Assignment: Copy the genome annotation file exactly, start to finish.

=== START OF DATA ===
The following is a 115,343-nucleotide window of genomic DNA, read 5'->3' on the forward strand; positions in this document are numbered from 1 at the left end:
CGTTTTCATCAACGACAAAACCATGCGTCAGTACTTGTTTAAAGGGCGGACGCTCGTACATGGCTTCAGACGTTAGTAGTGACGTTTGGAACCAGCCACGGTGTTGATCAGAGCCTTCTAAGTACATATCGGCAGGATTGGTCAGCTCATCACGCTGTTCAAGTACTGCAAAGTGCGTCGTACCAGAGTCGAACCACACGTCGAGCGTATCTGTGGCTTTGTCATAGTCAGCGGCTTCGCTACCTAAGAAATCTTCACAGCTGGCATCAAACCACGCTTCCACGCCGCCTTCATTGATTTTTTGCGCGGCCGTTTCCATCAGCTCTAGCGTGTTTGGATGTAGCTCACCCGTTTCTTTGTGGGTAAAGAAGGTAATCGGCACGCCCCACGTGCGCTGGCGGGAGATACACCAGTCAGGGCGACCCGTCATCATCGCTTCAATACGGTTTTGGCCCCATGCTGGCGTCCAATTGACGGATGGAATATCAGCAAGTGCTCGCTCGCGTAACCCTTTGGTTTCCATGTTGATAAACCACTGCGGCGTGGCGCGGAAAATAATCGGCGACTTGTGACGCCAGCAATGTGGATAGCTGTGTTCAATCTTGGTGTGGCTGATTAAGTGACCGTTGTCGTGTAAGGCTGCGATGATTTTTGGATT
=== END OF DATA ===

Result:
The following is a 115,343-nucleotide window of genomic DNA, read 5'->3' on the forward strand; positions in this document are numbered from 1 at the left end:
CGTTTTCATCAACGACAAAACCATGCGTCAGTACTTGTTTAAAGGGCGGACGCTCGTACATGGCTTCAGACGTTAGTAGTGACGTTTGGAACCAGCCACGGTGTTGATCAGAGCCTTCTAAGTACATATCGGCAGGATTGGTCAGCTCATCACGCTGTTCAAGTACTGCAAAGTGCGTCGTACCAGAGTCGAACCACACGTCGAGCGTATCTGTGGCTTTGTCATAGTCAGCGGCTTCGCTACCTAAGAAATCTTCACAGCTGGCATCAAACCACGCTTCCACGCCGCCTTCATTGATTTTTTGCGCGGCCGTTTCCATCAGCTCTAGCGTGTTTGGATGTAGCTCACCCGTTTCTTTGTGGGTAAAGAAGGTAATCGGCACGCCCCACGTGCGCTGGCGGGAGATACACCAGTCAGGGCGACCCGTCATCATCGCTTCAATACGGTTTTGGCCCCATGCTGGCGTCCAATTGACGGATGGAATATCAGCAAGTGCTCGCTCGCGTAACCCTTTGGTTTCCATGTTGATAAACCACTGCGGCGTGGCGCGGAAAATAATCGGCGACTTGTGACGCCAGCAATGTGGATAGCTGTGTTCAATCTTGGTGTGGCTGATTAAGTGACCGTTGTCGTGTAAGGCTGCGATGATTTTTGGATT